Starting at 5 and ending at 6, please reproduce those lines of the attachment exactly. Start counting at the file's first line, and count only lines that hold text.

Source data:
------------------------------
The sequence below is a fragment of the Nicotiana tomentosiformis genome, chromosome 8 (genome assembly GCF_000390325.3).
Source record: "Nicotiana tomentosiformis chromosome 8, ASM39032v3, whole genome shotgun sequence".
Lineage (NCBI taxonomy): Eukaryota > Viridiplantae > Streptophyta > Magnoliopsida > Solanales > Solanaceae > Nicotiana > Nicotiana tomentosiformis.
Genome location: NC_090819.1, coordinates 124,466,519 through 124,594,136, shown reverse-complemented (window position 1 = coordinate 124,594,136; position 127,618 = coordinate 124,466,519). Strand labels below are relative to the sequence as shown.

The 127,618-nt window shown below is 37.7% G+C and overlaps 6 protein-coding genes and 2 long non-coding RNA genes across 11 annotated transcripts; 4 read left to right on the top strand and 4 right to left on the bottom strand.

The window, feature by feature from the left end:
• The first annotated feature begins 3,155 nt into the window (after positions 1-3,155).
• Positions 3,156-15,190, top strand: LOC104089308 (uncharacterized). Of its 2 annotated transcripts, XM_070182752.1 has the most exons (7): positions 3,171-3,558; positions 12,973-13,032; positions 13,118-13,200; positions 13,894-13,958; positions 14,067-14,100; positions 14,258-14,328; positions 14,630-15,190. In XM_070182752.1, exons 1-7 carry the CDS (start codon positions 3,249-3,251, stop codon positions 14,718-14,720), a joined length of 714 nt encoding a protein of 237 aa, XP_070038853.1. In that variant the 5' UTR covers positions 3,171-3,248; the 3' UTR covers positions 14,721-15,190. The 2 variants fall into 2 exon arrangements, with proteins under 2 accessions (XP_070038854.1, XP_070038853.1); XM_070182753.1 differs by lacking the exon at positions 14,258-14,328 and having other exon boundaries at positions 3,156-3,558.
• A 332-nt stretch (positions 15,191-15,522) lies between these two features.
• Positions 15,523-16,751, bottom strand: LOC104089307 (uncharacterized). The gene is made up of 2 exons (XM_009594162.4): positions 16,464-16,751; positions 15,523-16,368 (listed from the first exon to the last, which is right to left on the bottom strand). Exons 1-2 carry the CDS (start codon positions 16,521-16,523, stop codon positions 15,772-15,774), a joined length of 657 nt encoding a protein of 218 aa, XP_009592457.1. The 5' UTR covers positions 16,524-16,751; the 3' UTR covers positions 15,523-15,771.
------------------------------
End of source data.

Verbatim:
The 127,618-nt window shown below is 37.7% G+C and overlaps 6 protein-coding genes and 2 long non-coding RNA genes across 11 annotated transcripts; 4 read left to right on the top strand and 4 right to left on the bottom strand.

The window, feature by feature from the left end: